Zero Divide Is A Primordial PlayStation Synth-Fusion Treasure

Image: Zoom / VGMdb / Kotaku
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Welcome to Morning Music, Kotaku’s ongoing hangout for folks who love video games and the cool-ass sounds they make. Today’s pick comes from the dawn of the 32-bit era, when makin’ “Virtua Fighter, but with robots” just seemed like a natural thing to do.


Upon its September 1995 American launch the PlayStation had no shortage of flashy 3D fighters, polygonal fisticuffs having quickly become the hardware demo format de rigueur. I personally ended up with Tekken, and managed to avoid ensnarement by the kusoge-adjacent Toshinden. But lurking in the shadows was a lesser-known contender, which the guileless enthusiasm monsters at DieHard GameFan, forgetting to note the nascent genre was less than two years old, called “one of the best 3-D fighting games of all time.”

The supposedly legendary gem those goofballs were worshipping that issue was, in fact, Zero Divide (YouTube / longplay / VGMdb), an odd robot-focused Virtua Fighter wannabe from odd Japanese developer Zoom published in America by (oddly) Time Warner Interactive. (It declined to publish the 1996 sequel.) Approximately several dozen people noticed. I was one of them, and I still didn’t bother buying or renting it.

I should’ve. If you check out that longplay you’ll see it’s a pretty damn complete package for a 1995 launch title, with workmanlike VF-style action (con robotos), good-looking arenas, and more than its fair share of unlockable secrets, most famously a three-stage “tiny” version of Phalanx, that X68000/SNES shmup best known for its bizarro U.S. cover. Point is, there was a lot to appreciate, as Zero Divide was clearly a labor of love by its likably eccentric devs.

The same could be said for its music, which was some seriously good stuff. It’s mostly the work of Akihito Okawa (Soundcloud, Facebook), who is a synthesizer genius on par with Patel. (Zoom house musician Hideyuki Shimono also contributed two tracks, the wonderfully dancy “Kurage” and “Nippon.”)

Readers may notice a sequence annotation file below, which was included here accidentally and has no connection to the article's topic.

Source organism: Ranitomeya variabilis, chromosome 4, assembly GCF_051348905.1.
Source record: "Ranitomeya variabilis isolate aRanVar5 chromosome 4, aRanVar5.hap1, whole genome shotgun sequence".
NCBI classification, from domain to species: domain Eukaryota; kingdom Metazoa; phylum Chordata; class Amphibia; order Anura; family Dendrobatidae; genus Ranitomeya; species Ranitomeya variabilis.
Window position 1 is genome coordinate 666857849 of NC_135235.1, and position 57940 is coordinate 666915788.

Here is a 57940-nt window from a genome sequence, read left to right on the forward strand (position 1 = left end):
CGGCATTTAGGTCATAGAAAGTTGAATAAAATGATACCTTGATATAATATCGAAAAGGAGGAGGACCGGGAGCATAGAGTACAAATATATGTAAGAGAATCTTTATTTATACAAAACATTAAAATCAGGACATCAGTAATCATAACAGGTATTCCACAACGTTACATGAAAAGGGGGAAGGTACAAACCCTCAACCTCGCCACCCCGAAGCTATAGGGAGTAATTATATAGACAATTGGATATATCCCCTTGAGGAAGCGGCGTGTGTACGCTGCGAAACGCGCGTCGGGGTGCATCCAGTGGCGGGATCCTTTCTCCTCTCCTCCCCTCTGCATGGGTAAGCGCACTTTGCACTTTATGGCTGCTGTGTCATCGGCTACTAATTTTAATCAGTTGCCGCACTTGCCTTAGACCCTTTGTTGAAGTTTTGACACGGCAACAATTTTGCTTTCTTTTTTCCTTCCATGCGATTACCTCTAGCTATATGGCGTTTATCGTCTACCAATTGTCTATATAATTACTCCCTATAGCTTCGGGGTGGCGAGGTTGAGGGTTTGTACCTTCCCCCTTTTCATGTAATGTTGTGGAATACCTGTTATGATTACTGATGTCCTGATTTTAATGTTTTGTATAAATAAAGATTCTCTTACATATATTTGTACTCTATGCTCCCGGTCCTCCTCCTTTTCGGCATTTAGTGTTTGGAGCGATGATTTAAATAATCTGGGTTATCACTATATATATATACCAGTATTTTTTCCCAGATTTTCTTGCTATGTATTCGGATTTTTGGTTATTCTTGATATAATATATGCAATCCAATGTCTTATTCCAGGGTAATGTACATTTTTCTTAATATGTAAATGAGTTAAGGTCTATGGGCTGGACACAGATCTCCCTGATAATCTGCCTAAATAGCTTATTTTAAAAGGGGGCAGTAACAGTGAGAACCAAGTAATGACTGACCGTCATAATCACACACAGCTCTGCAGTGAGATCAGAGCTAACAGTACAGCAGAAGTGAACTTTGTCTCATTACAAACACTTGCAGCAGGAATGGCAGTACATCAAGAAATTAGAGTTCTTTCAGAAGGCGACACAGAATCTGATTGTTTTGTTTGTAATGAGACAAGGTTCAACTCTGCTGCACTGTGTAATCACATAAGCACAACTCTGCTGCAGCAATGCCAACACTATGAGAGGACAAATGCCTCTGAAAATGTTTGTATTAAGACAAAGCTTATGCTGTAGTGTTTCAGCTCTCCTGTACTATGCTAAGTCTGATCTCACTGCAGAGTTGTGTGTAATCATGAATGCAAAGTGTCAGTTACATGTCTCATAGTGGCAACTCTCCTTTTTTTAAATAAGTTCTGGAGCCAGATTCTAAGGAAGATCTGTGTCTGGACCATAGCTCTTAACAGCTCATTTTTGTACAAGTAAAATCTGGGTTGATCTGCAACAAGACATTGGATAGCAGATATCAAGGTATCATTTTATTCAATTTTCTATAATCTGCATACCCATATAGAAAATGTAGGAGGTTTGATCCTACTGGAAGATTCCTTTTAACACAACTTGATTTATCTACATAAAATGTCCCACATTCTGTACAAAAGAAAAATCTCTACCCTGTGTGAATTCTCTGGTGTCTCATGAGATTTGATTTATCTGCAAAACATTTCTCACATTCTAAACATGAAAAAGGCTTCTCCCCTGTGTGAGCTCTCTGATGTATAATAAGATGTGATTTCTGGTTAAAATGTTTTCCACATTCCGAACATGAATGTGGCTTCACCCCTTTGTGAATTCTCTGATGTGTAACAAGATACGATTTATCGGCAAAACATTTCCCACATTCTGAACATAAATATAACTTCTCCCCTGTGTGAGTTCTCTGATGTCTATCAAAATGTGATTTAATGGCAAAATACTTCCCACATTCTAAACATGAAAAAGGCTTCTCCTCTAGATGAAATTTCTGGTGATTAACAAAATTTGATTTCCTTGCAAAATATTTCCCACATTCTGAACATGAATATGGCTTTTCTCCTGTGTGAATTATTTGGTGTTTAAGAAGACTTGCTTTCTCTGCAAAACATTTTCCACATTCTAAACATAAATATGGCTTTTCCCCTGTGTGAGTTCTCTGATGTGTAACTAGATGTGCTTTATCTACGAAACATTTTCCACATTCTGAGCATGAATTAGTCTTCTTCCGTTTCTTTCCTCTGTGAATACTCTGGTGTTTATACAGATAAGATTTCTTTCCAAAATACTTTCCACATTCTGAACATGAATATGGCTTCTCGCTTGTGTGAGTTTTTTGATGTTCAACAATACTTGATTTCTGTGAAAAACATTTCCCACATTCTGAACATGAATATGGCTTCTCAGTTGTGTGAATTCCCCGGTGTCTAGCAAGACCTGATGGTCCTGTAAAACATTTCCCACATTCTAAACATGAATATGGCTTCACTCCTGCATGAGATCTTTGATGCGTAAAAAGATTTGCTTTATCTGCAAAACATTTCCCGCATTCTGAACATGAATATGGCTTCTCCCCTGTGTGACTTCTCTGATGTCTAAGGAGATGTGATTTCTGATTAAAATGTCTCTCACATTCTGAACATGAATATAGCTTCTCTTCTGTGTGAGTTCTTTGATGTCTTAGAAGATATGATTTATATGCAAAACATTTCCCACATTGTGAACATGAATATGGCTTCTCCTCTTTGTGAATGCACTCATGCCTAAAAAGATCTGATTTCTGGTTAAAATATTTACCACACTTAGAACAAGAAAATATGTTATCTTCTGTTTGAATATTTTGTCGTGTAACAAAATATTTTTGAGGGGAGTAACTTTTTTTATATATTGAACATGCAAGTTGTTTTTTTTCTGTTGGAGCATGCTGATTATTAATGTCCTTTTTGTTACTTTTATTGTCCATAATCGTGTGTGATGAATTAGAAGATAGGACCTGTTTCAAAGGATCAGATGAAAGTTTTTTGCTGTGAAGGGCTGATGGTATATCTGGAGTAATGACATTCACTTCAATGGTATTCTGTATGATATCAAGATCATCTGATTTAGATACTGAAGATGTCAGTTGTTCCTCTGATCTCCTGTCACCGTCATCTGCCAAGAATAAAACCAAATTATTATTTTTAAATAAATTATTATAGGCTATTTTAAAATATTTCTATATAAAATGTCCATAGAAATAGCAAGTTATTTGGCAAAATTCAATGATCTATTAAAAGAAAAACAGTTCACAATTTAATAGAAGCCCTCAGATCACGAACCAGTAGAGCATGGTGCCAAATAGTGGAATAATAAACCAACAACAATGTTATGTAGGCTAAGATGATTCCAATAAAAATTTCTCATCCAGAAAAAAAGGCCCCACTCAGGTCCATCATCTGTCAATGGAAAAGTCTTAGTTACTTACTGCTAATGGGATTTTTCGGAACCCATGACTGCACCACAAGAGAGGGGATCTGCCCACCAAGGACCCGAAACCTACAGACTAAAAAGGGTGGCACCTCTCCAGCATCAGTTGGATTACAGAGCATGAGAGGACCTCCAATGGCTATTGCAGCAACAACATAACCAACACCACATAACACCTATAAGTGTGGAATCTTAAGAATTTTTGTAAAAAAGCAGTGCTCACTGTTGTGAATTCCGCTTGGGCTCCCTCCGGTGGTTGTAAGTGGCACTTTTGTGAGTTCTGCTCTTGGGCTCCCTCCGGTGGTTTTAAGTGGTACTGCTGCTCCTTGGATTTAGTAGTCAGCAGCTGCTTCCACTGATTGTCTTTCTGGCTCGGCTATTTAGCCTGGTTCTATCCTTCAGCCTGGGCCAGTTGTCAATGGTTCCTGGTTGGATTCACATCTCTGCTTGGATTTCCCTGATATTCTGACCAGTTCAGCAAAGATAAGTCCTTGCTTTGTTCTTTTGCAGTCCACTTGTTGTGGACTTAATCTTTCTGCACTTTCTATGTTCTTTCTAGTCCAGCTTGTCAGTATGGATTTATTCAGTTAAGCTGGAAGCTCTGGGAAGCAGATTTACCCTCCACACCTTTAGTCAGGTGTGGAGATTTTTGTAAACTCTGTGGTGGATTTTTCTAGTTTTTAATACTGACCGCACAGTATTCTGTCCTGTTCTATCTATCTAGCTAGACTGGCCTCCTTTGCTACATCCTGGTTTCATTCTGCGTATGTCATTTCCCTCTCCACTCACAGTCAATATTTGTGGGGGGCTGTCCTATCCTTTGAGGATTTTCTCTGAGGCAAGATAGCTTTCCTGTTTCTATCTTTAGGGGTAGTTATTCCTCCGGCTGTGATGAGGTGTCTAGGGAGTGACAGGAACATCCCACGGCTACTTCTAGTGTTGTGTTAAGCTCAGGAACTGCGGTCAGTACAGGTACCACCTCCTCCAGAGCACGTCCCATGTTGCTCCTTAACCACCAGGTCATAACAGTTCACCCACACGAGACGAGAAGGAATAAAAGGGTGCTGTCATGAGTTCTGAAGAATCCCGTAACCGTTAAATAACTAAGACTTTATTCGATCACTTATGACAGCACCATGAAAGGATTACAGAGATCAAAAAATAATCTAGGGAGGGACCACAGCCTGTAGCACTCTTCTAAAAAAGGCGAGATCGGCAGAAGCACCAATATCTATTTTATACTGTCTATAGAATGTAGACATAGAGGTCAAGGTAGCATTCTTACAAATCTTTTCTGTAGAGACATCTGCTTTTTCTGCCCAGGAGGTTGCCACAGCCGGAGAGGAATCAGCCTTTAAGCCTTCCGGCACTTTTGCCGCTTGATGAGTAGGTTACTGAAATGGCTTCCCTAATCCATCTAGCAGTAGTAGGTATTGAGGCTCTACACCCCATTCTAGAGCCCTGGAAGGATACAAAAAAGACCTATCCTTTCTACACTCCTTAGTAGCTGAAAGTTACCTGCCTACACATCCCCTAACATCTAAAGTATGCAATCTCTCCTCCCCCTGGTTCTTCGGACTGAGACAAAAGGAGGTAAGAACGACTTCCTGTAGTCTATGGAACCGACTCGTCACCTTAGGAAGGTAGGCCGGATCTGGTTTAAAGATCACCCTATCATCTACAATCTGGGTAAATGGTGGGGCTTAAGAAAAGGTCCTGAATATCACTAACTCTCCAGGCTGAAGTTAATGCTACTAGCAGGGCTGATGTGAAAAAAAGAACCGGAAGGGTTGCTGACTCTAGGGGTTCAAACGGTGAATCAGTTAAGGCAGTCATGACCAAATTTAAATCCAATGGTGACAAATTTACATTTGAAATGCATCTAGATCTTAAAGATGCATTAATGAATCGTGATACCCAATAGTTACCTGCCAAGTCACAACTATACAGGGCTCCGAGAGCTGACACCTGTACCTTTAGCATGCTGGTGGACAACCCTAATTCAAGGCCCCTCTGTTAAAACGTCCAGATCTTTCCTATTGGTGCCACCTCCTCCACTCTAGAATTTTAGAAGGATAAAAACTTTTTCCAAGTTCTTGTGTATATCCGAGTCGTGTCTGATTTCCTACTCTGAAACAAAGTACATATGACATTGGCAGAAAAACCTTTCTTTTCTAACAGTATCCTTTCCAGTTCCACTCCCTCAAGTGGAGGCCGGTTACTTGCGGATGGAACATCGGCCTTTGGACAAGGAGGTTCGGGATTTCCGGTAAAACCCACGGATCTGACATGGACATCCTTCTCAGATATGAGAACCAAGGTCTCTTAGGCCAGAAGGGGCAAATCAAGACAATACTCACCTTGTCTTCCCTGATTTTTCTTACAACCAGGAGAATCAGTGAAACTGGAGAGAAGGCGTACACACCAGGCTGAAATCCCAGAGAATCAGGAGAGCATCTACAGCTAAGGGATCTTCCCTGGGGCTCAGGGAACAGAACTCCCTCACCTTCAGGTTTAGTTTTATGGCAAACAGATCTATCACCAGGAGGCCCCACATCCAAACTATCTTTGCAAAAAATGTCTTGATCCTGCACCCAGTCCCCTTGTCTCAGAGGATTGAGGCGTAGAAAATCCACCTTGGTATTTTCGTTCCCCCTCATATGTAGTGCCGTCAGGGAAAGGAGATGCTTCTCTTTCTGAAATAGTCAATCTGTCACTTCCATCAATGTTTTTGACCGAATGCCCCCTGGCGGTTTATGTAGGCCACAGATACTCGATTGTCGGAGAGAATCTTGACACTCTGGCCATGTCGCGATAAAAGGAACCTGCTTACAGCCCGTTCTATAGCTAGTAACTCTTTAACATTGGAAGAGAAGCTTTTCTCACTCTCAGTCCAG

Zoom / F4m1LyGuy10 (YouTube)

This track here, “A Nation of Poison,” is pretty representative. One of the stage/character songs, it’s solid enough synth rock for the first minute, but then around 1:20 crashes into a transition with these lovely stereo-panning wavey synth sounds pulling us along to the next passage. After one more round, 2:36 begins building to a final guitar-noodling climax, after which the waves carry us out.

The reliable progressions, high energy, and showboat-style noodling continue in the next track, “The Power Beat.” Okawa doesn’t have to go as hard as he does, but bless him for doing so. That said, I’m not the biggest electric guitar / metal / shred fan, so I appreciate the turn toward jazzier funk in “Confusion,” which is as good of a ‘90s video game fusion track as you’ll hear today.

Zoom / F4m1LyGuy10 (YouTube)

My personal fave may be “The Art of Destruction,” the sub-boss robot’s theme, which augments the pulsing electronics and guitar lead with a bit of wonderful jazz piano that elevates the entire affair. I’m a sucker for this sort of piano composition, and combined with the synths it’s a stunner.

The closing credits track “A Voyage” bends genres yet further, voyaging itself into the vaunted territory of what might be termed “space jazz.” And how appropriate, because Okawa also contributed the five tracks that score the bonus, built-in space shooter Tiny Phalanx, including the mini-game’s excellent ending music, which didn’t make it onto the Zero Divide soundtrack proper.

Attn synth nerds: The OST’s booklet lists the equipment Okawa and Shimono used to compose Zero Divide.
Attn synth nerds: The OST’s booklet lists the equipment Okawa and Shimono used to compose Zero Divide.
Image: Zoom / VGMdb

Sadly, the two-and-a-half Zero Divide games, a little-discussed racer, and a few other projects are the extent of Okawa’s game work. He apparently leveraged his synth expertise to become a developer of acclaimed artificial guitar VSTs (sample-based software/plugins musicians use to compose with virtual instruments). Luckily, he’s still posting new original compositions on his company’s YouTube, should you wish to check in. Pleasing to see all the love he’s getting from admirers.

Me, I’m gonna check in on the two main Zero Divide games next time I have an OG PlayStation phase. Think I’ve waited long enough.


That’s a wrap for today’s Morning Music! Speaking of waiting, after several months of slow going I almost have my new PC assembled and configured. Almost there! What are you up to this week?

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Staff Editor, Kotaku.

DISCUSSION

lostmeburnerkeyag
LostMeBurnerKeyAgain

I’m gonna listen to the tracks, but I just wanted to first point out that Toshinden, as mediocre as it was, has a really excellent soundtrack, too. In fact, every game in the series has some good music. Tamsoft had some talented in-house composers.

Virtua Fighter is my favorite fighting game series, but I never liked Zero Divide. Something about robots punching and kicking each other has always been lame to me. Give them guns and bombs or make them human. Zoom was definitely into robots & space ships, though, so it made sense for them.